Levels of mercury in Pacific Ocean fish are likely to rise over coming decades, say researchers who report they've discovered how mercury gets into open-ocean fish.
They concluded that up to 80% of the toxic form of mercury (methylmercury) found in deep-feeding North Pacific fish is produced in the ocean's depths, probably by bacteria that cling to sinking bits of organic matter.
Researchers say they also confirmed that mercury found in fish near Hawaii likely travelled through the air for thousands of miles before being deposited in the ocean by rainfall. They noted that the North Pacific fisheries are downwind from rapidly industrializing nations such as China and India. These nations increasingly rely on coal-burning power plants, which are a major source of mercury pollution.
The study was published online on 25 August in the journal Nature Geoscience.
"This study reinforces the links between mercury emitted from Asian countries and the fish we catch off Hawaii and consume in this country," study lead author Joel Blum, an environmental scientist at the University of Michigan, said in a university news release.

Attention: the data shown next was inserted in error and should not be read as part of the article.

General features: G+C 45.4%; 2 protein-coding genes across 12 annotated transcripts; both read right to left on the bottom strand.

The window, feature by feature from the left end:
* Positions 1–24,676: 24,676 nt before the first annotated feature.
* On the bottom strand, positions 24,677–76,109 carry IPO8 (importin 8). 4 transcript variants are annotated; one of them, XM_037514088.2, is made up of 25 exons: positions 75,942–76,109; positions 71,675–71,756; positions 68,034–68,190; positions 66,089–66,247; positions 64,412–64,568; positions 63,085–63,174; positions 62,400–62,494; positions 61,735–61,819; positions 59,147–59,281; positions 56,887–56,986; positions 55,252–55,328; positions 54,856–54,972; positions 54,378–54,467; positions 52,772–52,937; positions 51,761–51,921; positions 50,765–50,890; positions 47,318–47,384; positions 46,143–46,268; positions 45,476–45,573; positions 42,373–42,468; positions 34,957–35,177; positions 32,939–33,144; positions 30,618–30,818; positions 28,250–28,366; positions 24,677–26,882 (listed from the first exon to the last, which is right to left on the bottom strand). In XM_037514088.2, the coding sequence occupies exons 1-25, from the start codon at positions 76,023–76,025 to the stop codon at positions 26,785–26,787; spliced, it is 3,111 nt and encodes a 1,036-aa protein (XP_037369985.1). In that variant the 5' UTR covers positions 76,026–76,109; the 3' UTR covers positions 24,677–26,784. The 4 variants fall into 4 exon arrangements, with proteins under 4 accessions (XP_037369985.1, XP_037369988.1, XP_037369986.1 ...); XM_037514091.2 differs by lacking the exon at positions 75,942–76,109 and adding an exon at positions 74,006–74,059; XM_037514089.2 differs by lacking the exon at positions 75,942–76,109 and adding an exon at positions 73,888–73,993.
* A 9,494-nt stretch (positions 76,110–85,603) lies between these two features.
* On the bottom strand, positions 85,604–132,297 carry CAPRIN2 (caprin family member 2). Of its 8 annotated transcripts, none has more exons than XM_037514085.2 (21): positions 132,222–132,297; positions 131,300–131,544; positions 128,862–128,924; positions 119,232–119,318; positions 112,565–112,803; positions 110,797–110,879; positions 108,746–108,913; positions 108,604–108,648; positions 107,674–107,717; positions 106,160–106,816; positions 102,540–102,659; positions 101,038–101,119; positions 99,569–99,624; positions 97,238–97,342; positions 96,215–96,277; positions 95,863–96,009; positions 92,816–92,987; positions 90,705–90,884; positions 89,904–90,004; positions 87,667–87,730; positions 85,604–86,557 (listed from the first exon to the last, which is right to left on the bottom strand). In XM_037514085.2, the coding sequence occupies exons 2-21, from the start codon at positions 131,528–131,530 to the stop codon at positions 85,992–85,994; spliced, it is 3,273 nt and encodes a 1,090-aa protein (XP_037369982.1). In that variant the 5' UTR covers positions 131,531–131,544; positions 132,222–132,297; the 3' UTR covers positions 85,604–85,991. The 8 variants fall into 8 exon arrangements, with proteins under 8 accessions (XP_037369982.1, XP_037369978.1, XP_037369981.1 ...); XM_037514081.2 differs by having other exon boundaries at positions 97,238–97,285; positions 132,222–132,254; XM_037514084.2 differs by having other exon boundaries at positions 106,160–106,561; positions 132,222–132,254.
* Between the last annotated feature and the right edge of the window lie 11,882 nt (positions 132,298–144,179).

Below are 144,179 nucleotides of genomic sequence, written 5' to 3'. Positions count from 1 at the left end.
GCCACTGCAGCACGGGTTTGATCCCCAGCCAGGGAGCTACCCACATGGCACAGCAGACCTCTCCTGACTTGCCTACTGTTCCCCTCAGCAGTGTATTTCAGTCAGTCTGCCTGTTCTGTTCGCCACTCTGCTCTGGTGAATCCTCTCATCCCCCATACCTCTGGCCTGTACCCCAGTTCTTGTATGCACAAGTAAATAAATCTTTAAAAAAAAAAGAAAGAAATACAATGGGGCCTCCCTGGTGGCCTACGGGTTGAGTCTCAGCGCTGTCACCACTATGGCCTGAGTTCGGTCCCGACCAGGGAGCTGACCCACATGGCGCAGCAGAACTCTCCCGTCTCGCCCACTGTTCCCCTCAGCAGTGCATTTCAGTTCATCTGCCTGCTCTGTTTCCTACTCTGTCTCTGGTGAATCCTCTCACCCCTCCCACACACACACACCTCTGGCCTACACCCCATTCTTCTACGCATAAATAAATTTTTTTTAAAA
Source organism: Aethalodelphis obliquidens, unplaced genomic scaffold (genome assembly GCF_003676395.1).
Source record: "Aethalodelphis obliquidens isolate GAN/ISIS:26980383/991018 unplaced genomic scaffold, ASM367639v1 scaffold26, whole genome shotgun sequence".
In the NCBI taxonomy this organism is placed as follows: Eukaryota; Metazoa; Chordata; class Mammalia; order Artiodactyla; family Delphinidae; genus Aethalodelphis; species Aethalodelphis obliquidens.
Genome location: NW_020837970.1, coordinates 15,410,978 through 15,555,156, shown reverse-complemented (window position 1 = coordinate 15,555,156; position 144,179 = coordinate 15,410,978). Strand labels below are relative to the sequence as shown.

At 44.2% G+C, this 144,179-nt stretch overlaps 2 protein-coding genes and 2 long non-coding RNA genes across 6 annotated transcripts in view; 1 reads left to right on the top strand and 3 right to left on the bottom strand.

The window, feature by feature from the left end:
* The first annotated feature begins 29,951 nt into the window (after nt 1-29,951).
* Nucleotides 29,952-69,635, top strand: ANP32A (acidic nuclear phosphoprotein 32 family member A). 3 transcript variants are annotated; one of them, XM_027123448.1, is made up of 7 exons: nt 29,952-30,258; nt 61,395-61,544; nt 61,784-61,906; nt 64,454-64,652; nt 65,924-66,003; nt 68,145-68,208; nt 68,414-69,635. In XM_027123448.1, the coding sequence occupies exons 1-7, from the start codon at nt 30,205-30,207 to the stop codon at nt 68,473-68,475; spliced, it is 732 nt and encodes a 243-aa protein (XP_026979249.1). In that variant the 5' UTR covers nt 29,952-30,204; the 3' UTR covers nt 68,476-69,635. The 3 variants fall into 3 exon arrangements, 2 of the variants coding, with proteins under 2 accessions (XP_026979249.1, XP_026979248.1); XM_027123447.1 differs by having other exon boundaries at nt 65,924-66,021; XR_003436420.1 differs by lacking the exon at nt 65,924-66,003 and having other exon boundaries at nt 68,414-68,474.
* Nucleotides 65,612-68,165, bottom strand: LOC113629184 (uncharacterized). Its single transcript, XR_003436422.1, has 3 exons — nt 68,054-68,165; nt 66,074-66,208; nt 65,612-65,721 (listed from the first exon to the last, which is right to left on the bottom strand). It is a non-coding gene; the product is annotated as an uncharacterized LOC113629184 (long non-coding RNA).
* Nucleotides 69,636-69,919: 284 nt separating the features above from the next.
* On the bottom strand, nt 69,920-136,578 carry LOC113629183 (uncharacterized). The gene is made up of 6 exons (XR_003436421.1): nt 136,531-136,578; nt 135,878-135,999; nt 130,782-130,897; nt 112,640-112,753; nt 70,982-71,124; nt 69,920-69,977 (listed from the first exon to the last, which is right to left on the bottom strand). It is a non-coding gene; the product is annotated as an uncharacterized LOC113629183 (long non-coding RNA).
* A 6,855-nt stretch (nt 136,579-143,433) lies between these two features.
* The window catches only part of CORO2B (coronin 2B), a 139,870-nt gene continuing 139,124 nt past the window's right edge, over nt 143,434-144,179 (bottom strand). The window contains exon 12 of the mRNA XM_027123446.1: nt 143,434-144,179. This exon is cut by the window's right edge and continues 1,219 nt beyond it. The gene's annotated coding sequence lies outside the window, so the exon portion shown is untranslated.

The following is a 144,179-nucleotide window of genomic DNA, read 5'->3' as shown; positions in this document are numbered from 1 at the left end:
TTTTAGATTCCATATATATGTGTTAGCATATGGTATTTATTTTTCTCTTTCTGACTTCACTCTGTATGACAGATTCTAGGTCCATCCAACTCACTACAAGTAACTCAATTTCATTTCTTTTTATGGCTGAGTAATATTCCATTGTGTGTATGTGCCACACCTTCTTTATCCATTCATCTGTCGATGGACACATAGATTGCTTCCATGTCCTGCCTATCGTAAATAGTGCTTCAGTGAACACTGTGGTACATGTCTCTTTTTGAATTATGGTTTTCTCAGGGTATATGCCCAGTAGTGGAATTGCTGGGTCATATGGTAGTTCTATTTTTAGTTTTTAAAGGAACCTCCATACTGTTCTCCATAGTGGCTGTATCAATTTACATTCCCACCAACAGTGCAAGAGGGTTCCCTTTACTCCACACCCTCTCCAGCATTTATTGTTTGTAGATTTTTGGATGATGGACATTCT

"The implications are that if we're going to effectively reduce the mercury concentrations in open-ocean fish, we're going to have to reduce global emissions of mercury, including emissions from places like China and India," Blum said. "Cleaning up our own shorelines is not going to be enough. This is a global atmospheric problem."
The main way that methylmercury gets into people is through eating large predatory fish such as swordfish and tuna. The health effects of methylmercury include damage to the central nervous system, the heart and the immune system, according to the release. The developing brains of foetuses and young children are particularly vulnerable.
The nine species of fish included in the study were: flying fish, mahi-mahi, yellowfin tuna, skipjack tuna, moonfish (opah), bigeye tuna, swordfish, and two species of lantern fish.
The U.S. Environmental Protection Agency has more about mercury in fish and shellfish.